In July of 2012, Twitter notably appealed a court order to turn over the once-public tweets of an Occupy Wall Street protester. After a lengthy court battle, the company eventually relinquished the tweets under threat of a fine and contempt-of-court action.
Of the 18 tech companies evaluated by the Electronic Frontier Foundation for their records in protecting user data from government snooping, Twitter was one of only two companies to receive a six-star rating out of a possible six (the other was Sonic.net). "If [Twitter] was in fact asked to be part of the program, I'd like to think that they rejected for the right reasons" says Simpson. "The others companies that did take part should be ashamed of themselves."
Twitter is involved with the NSA (we just don't know it yet)
As of writing this, Twitter has not released an official comment on PRISM, nor did it respond to comment for this story. The usphot is that Twitter isn't implicated in the NSA PowerPoint deck, but we really don't know what is going on behind closed doors (or closed server rooms).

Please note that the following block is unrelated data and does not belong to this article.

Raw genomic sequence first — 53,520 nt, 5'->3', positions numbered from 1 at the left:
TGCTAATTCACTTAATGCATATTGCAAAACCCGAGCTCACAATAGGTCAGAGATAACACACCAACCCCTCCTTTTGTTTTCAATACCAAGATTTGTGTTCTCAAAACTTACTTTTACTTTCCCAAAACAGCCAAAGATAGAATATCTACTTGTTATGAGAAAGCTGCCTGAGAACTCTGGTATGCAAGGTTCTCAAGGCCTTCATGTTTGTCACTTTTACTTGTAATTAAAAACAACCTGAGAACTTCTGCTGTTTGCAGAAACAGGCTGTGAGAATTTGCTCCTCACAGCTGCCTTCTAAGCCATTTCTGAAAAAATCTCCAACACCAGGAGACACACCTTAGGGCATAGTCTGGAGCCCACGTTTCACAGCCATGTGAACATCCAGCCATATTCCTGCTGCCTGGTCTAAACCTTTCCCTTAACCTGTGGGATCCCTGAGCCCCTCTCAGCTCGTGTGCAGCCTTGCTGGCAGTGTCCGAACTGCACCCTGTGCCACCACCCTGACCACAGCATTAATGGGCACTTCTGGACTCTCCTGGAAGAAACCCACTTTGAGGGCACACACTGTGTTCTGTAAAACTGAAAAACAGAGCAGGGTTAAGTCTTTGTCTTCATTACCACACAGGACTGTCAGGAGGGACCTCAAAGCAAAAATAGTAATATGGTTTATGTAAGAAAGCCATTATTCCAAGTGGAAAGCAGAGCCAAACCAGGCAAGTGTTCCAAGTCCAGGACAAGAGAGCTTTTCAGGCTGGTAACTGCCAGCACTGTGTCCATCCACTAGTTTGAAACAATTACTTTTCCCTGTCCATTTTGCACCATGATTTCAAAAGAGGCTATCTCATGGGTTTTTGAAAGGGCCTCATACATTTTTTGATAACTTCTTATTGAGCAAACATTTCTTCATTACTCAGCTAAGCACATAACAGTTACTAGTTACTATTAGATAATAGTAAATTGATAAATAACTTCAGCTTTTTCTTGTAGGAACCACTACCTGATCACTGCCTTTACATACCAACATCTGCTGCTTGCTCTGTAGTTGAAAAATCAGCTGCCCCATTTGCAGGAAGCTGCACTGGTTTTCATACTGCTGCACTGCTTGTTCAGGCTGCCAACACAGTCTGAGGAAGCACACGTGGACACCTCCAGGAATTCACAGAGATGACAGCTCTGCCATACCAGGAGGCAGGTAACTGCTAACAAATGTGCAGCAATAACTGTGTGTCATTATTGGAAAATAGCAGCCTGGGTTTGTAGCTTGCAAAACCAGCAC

The slides obtained by The Guardian were dated April 2013, so we can assume that they are fairly up-to-date as to the status of the program. But that doesn't mean Twitter hasn't been approached by the NSA.
"Just because the PowerPoint slides featured in the Guardian and Washington Post reporting had a timeline of when each tech firm signed up, it does not preclude that others are involved in the program," says Simpson. "So we don't know for sure that Twitter is not being used for something. My cynical worldview is that the Orwellian government agents may simply not have gotten around to it."
Sign up for CIO Asia eNewsletters.